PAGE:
The leading knowledge platform for the financial technology industry
The leading knowledge platform for the financial technology industry

A-Team Insight Blogs

FSA Slaps Credit Suisse UK with a £5.95m Fine for Data Failings Regarding SCARPs

The UK Financial Services Authority (FSA) has fined Credit Suisse’s UK operations £5.95 million for failing to maintain accurate records for its structured capital at risk products (SCARPs) and risk related systems and controls failures. According to the regulator, the private bank had inadequate systems and controls in place in order to assess its customers’ risk appetite and therefore did not accurately judge their suitability for investment in SCARPs, which are complex financial products that provide income to customers but also expose them to the risk that they may lose all or part of their initial capital.

Between January 2007 and December 2009 Credit Suisse UK customers invested over £1 billion in SCARPs, but these customers may not have been told the full story with regards to the risk they were exposing themselves to, says the regulator. The FSA picked up the potential failures when it conducted an on site visit at the firm; a practice that the regulator is increasing in its bid to crackdown on firms’ risk management practices.

The FSA indicates that the failures have resulted in Credit Suisse UK breaching Principle 3 of the FSA’s handbook, relating to selling products to customers that were unsuitable for them. As a result, the private bank has since made a significant number of changes to its advisory processes and has enhanced the systems and controls in place to ensure the suitability of its advice to its customers, says the regulator. It has also agreed to carry out a past business review, overseen by an independent third party, in relation to SCARP purchases during the period identified. If a customer is found to have been advised to purchase an unsuitable product, redress will be paid to the customer by Credit Suisse UK to ensure that they have not suffered financially as a result. Hence the fine is only part of the financial cost of these failings for the firm.

On 14 June 2011, the FSA sent a ‘Dear CEO’ letter to the wealth management industry, following a review of the suitability of client portfolios in a sample of firms in the sector. As part of the review, the regulator identified what it called “significant, widespread failings”. The FSA considers suitability – and the ability to demonstrate it – a key area of risk in the wealth management industry and indicates that firms in this sector are seeing, and will continue to see, an ongoing and increasing focus on these issues.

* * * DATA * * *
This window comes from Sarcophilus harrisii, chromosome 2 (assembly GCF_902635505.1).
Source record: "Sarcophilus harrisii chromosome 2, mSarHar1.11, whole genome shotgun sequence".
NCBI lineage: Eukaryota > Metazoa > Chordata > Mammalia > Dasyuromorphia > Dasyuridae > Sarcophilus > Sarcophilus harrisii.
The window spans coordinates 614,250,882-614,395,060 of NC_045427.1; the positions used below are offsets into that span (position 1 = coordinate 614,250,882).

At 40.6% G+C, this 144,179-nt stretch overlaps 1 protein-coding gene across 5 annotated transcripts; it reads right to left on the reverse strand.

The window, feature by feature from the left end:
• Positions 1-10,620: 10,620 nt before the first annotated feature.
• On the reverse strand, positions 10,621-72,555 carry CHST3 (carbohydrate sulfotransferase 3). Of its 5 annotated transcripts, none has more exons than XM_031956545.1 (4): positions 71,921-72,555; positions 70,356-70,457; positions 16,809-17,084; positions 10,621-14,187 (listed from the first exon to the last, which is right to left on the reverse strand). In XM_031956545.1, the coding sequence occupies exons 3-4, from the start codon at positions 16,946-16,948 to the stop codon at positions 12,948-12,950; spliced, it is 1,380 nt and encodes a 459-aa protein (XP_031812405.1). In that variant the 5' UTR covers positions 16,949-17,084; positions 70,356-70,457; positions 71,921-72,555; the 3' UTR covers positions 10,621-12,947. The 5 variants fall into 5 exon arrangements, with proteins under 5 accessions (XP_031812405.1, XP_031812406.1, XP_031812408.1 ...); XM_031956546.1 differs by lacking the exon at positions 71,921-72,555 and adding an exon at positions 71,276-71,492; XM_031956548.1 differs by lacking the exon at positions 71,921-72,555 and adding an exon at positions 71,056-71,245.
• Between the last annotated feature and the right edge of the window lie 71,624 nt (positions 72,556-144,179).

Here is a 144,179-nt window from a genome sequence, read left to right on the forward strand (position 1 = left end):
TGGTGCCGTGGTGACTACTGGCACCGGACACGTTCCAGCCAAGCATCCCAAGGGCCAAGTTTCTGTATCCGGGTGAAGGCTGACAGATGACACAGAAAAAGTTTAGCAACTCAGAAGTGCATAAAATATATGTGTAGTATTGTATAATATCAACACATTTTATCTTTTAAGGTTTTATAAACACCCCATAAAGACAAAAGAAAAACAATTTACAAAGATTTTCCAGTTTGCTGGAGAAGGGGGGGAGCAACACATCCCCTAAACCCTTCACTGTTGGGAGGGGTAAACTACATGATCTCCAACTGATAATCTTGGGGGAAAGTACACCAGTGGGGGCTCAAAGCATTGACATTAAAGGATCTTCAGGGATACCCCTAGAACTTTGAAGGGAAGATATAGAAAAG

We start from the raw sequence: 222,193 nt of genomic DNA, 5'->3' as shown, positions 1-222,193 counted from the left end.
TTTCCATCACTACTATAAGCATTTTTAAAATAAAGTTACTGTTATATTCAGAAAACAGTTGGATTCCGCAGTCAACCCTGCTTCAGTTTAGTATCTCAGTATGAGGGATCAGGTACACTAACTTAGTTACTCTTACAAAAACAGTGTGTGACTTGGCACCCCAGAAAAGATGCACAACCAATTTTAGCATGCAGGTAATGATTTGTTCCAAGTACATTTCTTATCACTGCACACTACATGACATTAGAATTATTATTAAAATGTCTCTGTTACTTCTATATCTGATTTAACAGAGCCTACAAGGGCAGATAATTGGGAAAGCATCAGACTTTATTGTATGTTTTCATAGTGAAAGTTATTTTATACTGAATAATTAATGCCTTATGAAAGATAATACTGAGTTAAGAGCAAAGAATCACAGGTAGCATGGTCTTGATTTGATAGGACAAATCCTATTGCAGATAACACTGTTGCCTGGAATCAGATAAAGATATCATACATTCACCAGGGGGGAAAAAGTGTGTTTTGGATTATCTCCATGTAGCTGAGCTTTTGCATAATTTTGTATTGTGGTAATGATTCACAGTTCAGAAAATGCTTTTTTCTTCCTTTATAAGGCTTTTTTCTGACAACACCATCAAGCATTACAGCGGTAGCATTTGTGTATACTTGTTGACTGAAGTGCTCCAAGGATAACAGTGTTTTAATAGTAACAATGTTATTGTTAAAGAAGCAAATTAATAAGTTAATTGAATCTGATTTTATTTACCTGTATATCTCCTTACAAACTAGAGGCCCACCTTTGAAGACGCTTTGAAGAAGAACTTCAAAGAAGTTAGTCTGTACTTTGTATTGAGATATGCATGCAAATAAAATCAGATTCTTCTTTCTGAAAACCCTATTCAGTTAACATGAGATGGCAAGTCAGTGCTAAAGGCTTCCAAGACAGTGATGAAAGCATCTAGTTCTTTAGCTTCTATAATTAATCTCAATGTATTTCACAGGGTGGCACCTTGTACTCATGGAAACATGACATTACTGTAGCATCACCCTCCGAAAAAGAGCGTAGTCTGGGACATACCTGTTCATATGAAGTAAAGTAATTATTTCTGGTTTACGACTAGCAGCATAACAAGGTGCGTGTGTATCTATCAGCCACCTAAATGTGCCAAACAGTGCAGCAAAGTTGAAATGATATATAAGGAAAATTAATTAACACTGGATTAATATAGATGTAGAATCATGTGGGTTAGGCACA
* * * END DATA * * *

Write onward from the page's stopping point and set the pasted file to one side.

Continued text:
Keeping tighter control over risk management assessments and instrument data with regards to client suitability all plays into the wider data management arena. By keeping up to date records and being able to produce them on demand to the regulator, firms could avoid the financial and reputational impact of fines such as these.

You can read the FSA’s full final notice to Credit Suisse UK on the regulator’s website here.

Related content

WEBINAR

Recorded Webinar: The post-Brexit UK sanctions regime – how to stay safe and compliant

When the Brexit transition period came to an end on 31 December 2020, a new sanctions regime was introduced in the UK under legislation set out in the Sanctions and Anti-Money Laundering Act 2018 (aka the Sanctions Act). The regime is fundamentally different to that of the EU, requiring financial institutions to rethink their response...

BLOG

2021 Predictions: Change is Afoot

By Marc Murphy, CEO, Fenergo. It almost feels like the financial industry went to bed in March 2020 and woke up in 2030. Prior to the pandemic, financial institutions had been falling behind when it came to digital transformation, only increasing resources when absolutely necessary. But now, the pandemic has forced financial institutions to make...

EVENT

Data Management Summit New York City

Now in its 10th year, the Data Management Summit (DMS) in NYC explores the shift to the new world where data is redefining the operating model and firms are seeking to unlock value via data transformation projects for enterprise gain and competitive edge.

GUIDE

Entity Data Management Handbook – Seventh Edition

Sourcing entity data and ensuring efficient and effective entity data management is a challenge for many financial institutions as volumes of data rise, more regulations require entity data in reporting, and the fight again financial crime is escalated by bad actors using increasingly sophisticated techniques to attack processes and systems. That said, based on best...